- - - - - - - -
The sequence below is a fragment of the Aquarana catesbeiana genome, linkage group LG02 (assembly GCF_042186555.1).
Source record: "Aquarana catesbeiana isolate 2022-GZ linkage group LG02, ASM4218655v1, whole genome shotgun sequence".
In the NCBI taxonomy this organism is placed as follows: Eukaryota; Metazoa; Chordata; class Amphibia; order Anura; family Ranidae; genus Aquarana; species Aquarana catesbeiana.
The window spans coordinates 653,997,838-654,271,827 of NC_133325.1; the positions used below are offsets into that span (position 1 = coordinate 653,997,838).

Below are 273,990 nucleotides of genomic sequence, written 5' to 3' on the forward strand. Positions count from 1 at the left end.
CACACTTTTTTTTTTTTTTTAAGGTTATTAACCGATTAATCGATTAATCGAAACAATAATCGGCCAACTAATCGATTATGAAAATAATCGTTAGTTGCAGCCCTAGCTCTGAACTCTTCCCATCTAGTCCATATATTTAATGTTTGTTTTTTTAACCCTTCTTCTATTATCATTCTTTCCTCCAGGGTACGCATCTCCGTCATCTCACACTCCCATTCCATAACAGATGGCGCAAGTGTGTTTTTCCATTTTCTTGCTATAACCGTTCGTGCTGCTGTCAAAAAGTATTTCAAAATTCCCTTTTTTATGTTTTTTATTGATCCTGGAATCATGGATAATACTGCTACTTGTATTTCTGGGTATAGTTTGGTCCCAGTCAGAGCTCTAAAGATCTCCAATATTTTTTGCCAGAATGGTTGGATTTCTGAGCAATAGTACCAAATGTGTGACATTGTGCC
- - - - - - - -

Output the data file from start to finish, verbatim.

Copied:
The sequence below is a fragment of the Aquarana catesbeiana genome, linkage group LG02 (assembly GCF_042186555.1).
Source record: "Aquarana catesbeiana isolate 2022-GZ linkage group LG02, ASM4218655v1, whole genome shotgun sequence".
In the NCBI taxonomy this organism is placed as follows: Eukaryota; Metazoa; Chordata; class Amphibia; order Anura; family Ranidae; genus Aquarana; species Aquarana catesbeiana.
The window spans coordinates 653,997,838-654,271,827 of NC_133325.1; the positions used below are offsets into that span (position 1 = coordinate 653,997,838).

Below are 273,990 nucleotides of genomic sequence, written 5' to 3' on the forward strand. Positions count from 1 at the left end.
CACACTTTTTTTTTTTTTTTAAGGTTATTAACCGATTAATCGATTAATCGAAACAATAATCGGCCAACTAATCGATTATGAAAATAATCGTTAGTTGCAGCCCTAGCTCTGAACTCTTCCCATCTAGTCCATATATTTAATGTTTGTTTTTTTAACCCTTCTTCTATTATCATTCTTTCCTCCAGGGTACGCATCTCCGTCATCTCACACTCCCATTCCATAACAGATGGCGCAAGTGTGTTTTTCCATTTTCTTGCTATAACCGTTCGTGCTGCTGTCAAAAAGTATTTCAAAATTCCCTTTTTTATGTTTTTTATTGATCCTGGAATCATGGATAATACTGCTACTTGTATTTCTGGGTATAGTTTGGTCCCAGTCAGAGCTCTAAAGATCTCCAATATTTTTTGCCAGAATGGTTGGATTTCTGAGCAATAGTACCAAATGTGTGACATTGTGCC